Addressing Complex, System-Wide Health Care Issues
We continue to collaborate with other concerned organizations, policymakers, and individuals to address complex issues that extend beyond our own membership.
Preventing and treating opioid use disorder
Our Prescription Pain Medication Safety Program, developed in partnership with doctors, pharmacists, and pain management and addiction experts, has significantly reduced the number of opioid-based prescriptions among our members. During the program’s first three years, the average monthly prescription rate of opioids dropped by 15%, and an estimated 21 million doses of opioid-based medications were avoided. Because of its success, many of our program’s safeguards were incorporated into an opioid safety law enacted in Massachusetts.
To help bolster the overall community effort to fight opioid addiction, we have joined with business, health care, and community leaders including Partners HealthCare, the GE Foundation, and the 1199SEIU United Healthcare Workers union to create a statewide private-sector initiative called RIZE Massachusetts. RIZE plans to raise $50 million to support innovative care designed to help people with substance use disorders adhere to their treatment and maintain their recovery.
Valuing the goals and preferences of seriously ill patients
Last year, our CEO, Andrew Dreyfus, helped create the Massachusetts Coalition for Serious Illness Care to ensure that everyone in Massachusetts receives care that is in accordance with their goals, values, and preferences at all stages of life. In May, the Coalition’s second annual summit brought together 400 representatives of member organizations and guests to share information about their activities and discuss the results of a statewide survey on issues related to serious illness and end-of-life care.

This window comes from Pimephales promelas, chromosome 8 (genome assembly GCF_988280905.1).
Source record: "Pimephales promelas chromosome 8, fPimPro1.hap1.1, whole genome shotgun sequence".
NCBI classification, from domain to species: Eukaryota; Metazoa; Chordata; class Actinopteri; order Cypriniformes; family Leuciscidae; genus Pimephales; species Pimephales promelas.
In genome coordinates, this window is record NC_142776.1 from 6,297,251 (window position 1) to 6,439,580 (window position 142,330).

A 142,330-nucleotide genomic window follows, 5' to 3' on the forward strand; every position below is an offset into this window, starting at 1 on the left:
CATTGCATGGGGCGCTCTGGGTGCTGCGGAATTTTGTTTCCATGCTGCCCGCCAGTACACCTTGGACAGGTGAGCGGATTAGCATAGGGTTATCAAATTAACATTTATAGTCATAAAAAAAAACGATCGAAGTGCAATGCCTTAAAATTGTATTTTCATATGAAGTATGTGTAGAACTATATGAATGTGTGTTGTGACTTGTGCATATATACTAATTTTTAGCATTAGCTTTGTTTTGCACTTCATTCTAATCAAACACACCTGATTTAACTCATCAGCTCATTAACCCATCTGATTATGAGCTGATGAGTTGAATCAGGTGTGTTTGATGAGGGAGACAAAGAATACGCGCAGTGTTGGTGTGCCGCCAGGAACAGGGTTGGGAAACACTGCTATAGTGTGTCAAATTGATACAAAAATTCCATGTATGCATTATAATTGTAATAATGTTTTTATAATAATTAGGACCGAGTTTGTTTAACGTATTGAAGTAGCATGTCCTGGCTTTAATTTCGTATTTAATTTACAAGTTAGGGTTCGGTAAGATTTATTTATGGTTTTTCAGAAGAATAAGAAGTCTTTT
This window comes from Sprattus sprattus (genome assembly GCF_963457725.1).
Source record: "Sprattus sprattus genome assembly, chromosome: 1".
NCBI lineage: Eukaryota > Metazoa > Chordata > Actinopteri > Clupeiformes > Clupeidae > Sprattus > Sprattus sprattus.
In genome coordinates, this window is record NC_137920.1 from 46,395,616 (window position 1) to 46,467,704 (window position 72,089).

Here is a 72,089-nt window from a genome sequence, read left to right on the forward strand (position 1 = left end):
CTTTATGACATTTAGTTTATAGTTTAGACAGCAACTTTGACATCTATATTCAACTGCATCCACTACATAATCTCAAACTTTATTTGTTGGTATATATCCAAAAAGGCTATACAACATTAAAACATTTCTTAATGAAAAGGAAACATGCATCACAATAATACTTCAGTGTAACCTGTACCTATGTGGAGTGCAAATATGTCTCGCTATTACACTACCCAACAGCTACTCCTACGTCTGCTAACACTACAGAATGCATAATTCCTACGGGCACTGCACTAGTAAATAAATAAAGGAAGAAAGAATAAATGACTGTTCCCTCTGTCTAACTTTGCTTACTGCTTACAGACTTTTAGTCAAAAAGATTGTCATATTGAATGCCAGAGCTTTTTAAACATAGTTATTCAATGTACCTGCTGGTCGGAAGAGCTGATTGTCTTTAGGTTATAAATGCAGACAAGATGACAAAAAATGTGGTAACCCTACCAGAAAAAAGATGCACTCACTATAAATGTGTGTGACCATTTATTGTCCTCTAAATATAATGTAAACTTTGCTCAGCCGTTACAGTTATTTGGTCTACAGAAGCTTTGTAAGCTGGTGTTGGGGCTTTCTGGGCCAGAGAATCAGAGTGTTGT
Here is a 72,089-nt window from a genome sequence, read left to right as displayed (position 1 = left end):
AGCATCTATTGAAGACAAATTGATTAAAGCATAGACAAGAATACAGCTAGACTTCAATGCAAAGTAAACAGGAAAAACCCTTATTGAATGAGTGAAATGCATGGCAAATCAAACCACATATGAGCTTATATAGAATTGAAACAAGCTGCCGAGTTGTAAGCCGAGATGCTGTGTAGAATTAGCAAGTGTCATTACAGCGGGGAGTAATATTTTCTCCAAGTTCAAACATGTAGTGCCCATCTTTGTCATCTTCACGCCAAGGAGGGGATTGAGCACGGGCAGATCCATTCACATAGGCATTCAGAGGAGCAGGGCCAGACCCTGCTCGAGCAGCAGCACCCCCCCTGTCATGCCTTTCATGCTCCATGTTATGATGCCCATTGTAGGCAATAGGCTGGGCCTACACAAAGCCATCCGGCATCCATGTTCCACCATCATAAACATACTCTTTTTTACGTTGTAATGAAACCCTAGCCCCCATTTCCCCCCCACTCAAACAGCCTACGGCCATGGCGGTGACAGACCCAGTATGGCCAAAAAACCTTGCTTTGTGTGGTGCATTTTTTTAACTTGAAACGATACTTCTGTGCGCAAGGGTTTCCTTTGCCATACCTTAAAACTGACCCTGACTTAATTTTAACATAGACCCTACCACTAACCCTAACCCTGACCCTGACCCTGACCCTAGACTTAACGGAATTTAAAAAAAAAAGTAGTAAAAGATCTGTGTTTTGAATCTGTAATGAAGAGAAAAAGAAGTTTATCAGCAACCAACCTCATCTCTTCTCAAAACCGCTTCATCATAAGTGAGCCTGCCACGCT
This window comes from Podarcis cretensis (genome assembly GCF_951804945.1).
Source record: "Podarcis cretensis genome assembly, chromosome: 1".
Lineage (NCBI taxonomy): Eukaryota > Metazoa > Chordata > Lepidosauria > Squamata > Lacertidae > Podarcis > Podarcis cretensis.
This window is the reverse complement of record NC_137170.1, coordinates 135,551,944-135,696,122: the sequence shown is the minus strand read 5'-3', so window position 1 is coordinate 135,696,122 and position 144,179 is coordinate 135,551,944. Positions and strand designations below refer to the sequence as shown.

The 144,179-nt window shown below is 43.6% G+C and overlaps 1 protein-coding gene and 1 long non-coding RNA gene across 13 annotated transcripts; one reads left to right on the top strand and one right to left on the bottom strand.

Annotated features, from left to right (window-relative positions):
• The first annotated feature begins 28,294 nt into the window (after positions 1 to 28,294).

Nearly all of those surveyed (96%) said it is very important to have conversations with their doctor and loved ones about their wishes for care if they are seriously ill or near the end of life, but 35% had not yet had that conversation with anyone. Among those who said they had spoken with a caregiver about their wishes, 76% found that the talk was not at all difficult.
Among the summit’s highlights were the personal stories, told on video, of people who have been affected by serious illness and end-of-life care. Kayt Norris, who lost both her stepfather and her father to cancer, said their experiences could not have been more different. Her stepfather’s doctor “seemed really tuned in” to his wishes, and her mother eased him into conversations about “what he’d want if he went first.” Kayt says, “I want everyone to have what my stepfather had–to have the care they want and to feel they’re in control of that experience.”
Also in 2017, the Coalition helped launch initiatives aimed at expanding physician training in serious illness care and making it easier for clinicians, emergency medical services, and other caregivers to quickly identify a patient’s wishes and care preferences. The deans of the four Massachusetts medical schools–Boston University, Harvard, Tufts, and UMass–have joined with the Coalition to establish a set of “core competencies” for serious illness care and develop a process for integrating them into their curricula. Also in 2017, the Coalition joined with the Massachusetts eHealth Institute and the Executive Office of Elder Affairs to develop recommendations for policymakers on how advance care planning documents could be digitally stored and shared so they would be readily available when a seriously ill patient is being cared for anywhere in the state.
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